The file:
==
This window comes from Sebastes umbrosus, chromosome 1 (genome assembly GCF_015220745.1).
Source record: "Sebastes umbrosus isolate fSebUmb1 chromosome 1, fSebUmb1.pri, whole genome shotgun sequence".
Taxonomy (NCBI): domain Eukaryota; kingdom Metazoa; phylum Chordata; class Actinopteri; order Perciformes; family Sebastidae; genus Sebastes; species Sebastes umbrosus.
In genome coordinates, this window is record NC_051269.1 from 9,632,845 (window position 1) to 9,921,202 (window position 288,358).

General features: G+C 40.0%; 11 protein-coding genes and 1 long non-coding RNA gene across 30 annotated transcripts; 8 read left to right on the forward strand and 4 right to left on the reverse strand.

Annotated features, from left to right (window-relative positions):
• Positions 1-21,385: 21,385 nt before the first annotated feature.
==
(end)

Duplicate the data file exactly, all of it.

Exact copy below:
This window comes from Sebastes umbrosus, chromosome 1 (genome assembly GCF_015220745.1).
Source record: "Sebastes umbrosus isolate fSebUmb1 chromosome 1, fSebUmb1.pri, whole genome shotgun sequence".
Taxonomy (NCBI): domain Eukaryota; kingdom Metazoa; phylum Chordata; class Actinopteri; order Perciformes; family Sebastidae; genus Sebastes; species Sebastes umbrosus.
In genome coordinates, this window is record NC_051269.1 from 9,632,845 (window position 1) to 9,921,202 (window position 288,358).

General features: G+C 40.0%; 11 protein-coding genes and 1 long non-coding RNA gene across 30 annotated transcripts; 8 read left to right on the forward strand and 4 right to left on the reverse strand.

Annotated features, from left to right (window-relative positions):
• Positions 1-21,385: 21,385 nt before the first annotated feature.